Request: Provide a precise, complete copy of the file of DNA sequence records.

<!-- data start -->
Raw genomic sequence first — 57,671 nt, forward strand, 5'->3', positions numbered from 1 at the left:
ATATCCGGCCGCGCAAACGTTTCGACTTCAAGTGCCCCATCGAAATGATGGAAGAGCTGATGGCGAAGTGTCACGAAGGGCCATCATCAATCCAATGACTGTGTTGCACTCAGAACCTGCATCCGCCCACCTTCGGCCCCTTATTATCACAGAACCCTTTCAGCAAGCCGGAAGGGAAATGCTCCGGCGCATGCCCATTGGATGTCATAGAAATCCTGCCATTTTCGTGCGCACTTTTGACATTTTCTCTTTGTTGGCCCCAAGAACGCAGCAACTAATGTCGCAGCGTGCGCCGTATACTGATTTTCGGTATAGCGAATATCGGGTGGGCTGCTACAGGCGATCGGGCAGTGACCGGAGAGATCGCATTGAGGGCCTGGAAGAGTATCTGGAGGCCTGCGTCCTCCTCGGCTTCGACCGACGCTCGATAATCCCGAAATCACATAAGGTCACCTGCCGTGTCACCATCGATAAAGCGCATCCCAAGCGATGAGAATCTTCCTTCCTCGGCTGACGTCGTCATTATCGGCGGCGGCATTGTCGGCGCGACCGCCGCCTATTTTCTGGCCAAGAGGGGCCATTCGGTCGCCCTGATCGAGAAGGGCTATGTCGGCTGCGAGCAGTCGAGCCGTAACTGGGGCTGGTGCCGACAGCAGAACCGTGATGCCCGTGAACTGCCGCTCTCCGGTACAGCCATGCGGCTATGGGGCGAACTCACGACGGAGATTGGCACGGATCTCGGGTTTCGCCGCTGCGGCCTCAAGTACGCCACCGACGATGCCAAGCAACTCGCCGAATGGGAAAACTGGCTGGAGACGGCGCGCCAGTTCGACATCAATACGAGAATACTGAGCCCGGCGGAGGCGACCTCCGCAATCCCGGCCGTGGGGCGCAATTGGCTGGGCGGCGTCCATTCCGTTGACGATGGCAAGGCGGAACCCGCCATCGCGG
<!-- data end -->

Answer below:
Raw genomic sequence first — 57,671 nt, forward strand, 5'->3', positions numbered from 1 at the left:
ATATCCGGCCGCGCAAACGTTTCGACTTCAAGTGCCCCATCGAAATGATGGAAGAGCTGATGGCGAAGTGTCACGAAGGGCCATCATCAATCCAATGACTGTGTTGCACTCAGAACCTGCATCCGCCCACCTTCGGCCCCTTATTATCACAGAACCCTTTCAGCAAGCCGGAAGGGAAATGCTCCGGCGCATGCCCATTGGATGTCATAGAAATCCTGCCATTTTCGTGCGCACTTTTGACATTTTCTCTTTGTTGGCCCCAAGAACGCAGCAACTAATGTCGCAGCGTGCGCCGTATACTGATTTTCGGTATAGCGAATATCGGGTGGGCTGCTACAGGCGATCGGGCAGTGACCGGAGAGATCGCATTGAGGGCCTGGAAGAGTATCTGGAGGCCTGCGTCCTCCTCGGCTTCGACCGACGCTCGATAATCCCGAAATCACATAAGGTCACCTGCCGTGTCACCATCGATAAAGCGCATCCCAAGCGATGAGAATCTTCCTTCCTCGGCTGACGTCGTCATTATCGGCGGCGGCATTGTCGGCGCGACCGCCGCCTATTTTCTGGCCAAGAGGGGCCATTCGGTCGCCCTGATCGAGAAGGGCTATGTCGGCTGCGAGCAGTCGAGCCGTAACTGGGGCTGGTGCCGACAGCAGAACCGTGATGCCCGTGAACTGCCGCTCTCCGGTACAGCCATGCGGCTATGGGGCGAACTCACGACGGAGATTGGCACGGATCTCGGGTTTCGCCGCTGCGGCCTCAAGTACGCCACCGACGATGCCAAGCAACTCGCCGAATGGGAAAACTGGCTGGAGACGGCGCGCCAGTTCGACATCAATACGAGAATACTGAGCCCGGCGGAGGCGACCTCCGCAATCCCGGCCGTGGGGCGCAATTGGCTGGGCGGCGTCCATTCCGTTGACGATGGCAAGGCGGAACCCGCCATCGCGG